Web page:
2. Headstand
3.Viparita Karani

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Brookline Ballet School opening Monday

By Brock Parker, Globe Correspondent

They’ve performed everywhere from Germany to Spain, London and the United States and now retired dancers Trinidad Vives and Parren Ballard are hoping to guide some of Brookline’s children into the world of professional ballet.

Vives and Ballard have teamed with fellow Brookline couple John and Renée Randle to found the Brookline Ballet School, which is set to open Monday, Jan. 11, at 1431 Beacon St. just outside of Coolidge Corner.

“Our aim is to really become a serious training school,” said Vives the artistic director for the school, and former artistic associate of the Boston Ballet. “With kids, you really see it happen from zero. You really see the fruit of your work.”

The Brookline Ballet School will have two dance studios and will offer dance courses to children and adults of all ages. In addition to ballet, the school will also offer modern dance, jazz, Spanish, African and ballroom dance. Yoga, Pilates and stretching classes will also be offered at the school.

**Flamenco/Spanish Dance will be taught by Eve Agush on Thursdays (

Construction is still being completed at the school, located in the former home of “The Wild Goose Chase” store, but one studio will be operational by Monday when the doors open, said John Randle. The second studio will be completed a week later.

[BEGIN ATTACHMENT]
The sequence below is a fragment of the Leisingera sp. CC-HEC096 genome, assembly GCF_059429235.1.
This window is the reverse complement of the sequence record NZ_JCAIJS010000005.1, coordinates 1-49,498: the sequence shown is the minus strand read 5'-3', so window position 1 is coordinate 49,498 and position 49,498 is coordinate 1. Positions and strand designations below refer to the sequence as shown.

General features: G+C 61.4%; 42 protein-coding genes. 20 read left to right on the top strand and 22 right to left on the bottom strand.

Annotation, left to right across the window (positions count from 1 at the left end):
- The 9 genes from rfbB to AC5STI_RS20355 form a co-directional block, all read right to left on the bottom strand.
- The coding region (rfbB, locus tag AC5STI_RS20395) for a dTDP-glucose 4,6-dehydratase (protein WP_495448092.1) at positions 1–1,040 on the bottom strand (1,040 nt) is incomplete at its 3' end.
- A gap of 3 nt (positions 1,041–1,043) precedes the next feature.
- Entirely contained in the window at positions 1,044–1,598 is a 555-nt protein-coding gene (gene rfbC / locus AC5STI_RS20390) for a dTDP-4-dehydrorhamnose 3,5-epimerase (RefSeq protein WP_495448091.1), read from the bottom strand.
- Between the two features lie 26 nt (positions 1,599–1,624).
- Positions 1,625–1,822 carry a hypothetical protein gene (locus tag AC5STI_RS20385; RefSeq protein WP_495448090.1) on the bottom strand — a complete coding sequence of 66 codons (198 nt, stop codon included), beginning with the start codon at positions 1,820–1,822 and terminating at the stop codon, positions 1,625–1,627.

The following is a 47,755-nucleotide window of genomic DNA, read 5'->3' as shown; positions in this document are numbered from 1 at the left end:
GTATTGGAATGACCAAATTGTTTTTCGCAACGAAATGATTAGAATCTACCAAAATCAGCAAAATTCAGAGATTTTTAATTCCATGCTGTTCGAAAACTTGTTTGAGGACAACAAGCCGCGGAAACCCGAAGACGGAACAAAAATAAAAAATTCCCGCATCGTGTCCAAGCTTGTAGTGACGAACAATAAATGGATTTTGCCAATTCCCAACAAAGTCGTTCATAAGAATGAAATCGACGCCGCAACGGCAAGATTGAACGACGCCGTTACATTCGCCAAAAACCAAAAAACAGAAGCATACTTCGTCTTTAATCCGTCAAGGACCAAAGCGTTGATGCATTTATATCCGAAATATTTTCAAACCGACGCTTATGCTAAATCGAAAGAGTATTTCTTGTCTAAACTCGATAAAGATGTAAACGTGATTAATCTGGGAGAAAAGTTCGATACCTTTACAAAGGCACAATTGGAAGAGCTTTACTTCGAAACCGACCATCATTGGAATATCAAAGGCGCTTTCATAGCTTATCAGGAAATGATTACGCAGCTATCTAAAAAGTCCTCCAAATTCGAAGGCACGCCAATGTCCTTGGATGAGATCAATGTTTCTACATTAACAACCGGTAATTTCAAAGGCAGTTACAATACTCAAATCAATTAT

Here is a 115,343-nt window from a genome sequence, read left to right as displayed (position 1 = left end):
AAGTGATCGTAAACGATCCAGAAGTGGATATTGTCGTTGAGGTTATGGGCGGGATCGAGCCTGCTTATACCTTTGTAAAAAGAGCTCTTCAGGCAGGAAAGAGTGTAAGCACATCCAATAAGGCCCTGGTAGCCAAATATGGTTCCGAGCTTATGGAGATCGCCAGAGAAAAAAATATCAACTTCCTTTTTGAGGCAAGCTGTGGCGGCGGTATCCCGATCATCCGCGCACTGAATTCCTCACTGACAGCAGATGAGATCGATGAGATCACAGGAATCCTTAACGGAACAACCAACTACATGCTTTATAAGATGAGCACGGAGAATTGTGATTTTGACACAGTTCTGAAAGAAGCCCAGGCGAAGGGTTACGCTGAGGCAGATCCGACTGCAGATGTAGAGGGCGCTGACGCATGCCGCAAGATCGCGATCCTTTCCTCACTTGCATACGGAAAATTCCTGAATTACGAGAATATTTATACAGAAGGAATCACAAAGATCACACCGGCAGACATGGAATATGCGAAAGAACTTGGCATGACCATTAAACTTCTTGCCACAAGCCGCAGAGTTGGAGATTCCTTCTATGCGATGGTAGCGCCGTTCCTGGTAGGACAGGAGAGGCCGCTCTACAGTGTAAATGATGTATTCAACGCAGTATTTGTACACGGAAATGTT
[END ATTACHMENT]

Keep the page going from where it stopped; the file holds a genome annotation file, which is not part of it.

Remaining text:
With backgrounds in business and management, the Randles decided to start the ballet school with Vives and Ballard in June and are hoping their school could eventually house about 150 students.

Ballard, who met and married Vives while dancing professionally in Europe, said he’s hoping to get as many boys interested in ballet as he can.

“I was a very, very good jumper, and that is what boys find exciting,” Ballard said. “In a way it’s almost like gymnastics.”

Vives, whose professional career began in Hamburg, Germany, and continued with stints with the Basel Ballet in Switzerland, the Düsseldorf Ballet in Germany, and the English National Ballet in London, said that most students at the school will not go onto careers in professional ballet.

But she said the school is hoping to teach an appreciation for the art of dancing that will continue with children, even if they never dance professionally.

Ballard said he is looking forward to working with children and the opportunity to help shape their lives.

“I just enjoy the impact I make on them as people, too,” he said. “We work hard, but we also have fun.”